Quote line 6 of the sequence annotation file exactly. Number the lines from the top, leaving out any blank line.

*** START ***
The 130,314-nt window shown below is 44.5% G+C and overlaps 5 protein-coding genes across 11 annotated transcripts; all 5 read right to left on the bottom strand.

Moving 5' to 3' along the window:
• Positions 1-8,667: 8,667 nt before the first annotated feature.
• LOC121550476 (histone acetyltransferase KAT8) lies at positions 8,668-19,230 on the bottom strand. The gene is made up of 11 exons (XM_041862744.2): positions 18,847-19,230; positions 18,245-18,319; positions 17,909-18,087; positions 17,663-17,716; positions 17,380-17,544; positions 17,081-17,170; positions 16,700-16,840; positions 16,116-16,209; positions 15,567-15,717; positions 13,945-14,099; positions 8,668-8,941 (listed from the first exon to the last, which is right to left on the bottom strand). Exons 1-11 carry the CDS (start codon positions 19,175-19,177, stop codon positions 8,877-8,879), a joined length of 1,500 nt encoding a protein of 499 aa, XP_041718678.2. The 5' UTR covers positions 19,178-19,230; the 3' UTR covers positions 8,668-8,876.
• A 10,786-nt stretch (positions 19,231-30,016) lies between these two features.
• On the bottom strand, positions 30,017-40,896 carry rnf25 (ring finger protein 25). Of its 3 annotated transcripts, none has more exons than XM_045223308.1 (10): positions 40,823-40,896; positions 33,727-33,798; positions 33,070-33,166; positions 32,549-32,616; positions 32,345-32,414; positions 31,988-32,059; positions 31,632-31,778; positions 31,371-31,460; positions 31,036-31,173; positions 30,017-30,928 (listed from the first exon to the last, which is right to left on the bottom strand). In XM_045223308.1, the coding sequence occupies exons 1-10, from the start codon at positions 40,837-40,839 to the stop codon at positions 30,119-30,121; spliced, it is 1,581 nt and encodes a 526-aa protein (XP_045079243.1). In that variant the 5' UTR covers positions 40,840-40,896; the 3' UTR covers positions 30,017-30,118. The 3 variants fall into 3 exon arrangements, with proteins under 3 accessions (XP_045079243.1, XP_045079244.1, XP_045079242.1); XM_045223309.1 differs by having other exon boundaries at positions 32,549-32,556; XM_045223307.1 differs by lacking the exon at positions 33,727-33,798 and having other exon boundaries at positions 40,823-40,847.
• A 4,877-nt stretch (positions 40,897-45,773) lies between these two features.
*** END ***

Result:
• On the bottom strand, positions 30,017-40,896 carry rnf25 (ring finger protein 25). Of its 3 annotated transcripts, none has more exons than XM_045223308.1 (10): positions 40,823-40,896; positions 33,727-33,798; positions 33,070-33,166; positions 32,549-32,616; positions 32,345-32,414; positions 31,988-32,059; positions 31,632-31,778; positions 31,371-31,460; positions 31,036-31,173; positions 30,017-30,928 (listed from the first exon to the last, which is right to left on the bottom strand). In XM_045223308.1, the coding sequence occupies exons 1-10, from the start codon at positions 40,837-40,839 to the stop codon at positions 30,119-30,121; spliced, it is 1,581 nt and encodes a 526-aa protein (XP_045079243.1). In that variant the 5' UTR covers positions 40,840-40,896; the 3' UTR covers positions 30,017-30,118. The 3 variants fall into 3 exon arrangements, with proteins under 3 accessions (XP_045079243.1, XP_045079244.1, XP_045079242.1); XM_045223309.1 differs by having other exon boundaries at positions 32,549-32,556; XM_045223307.1 differs by lacking the exon at positions 33,727-33,798 and having other exon boundaries at positions 40,823-40,847.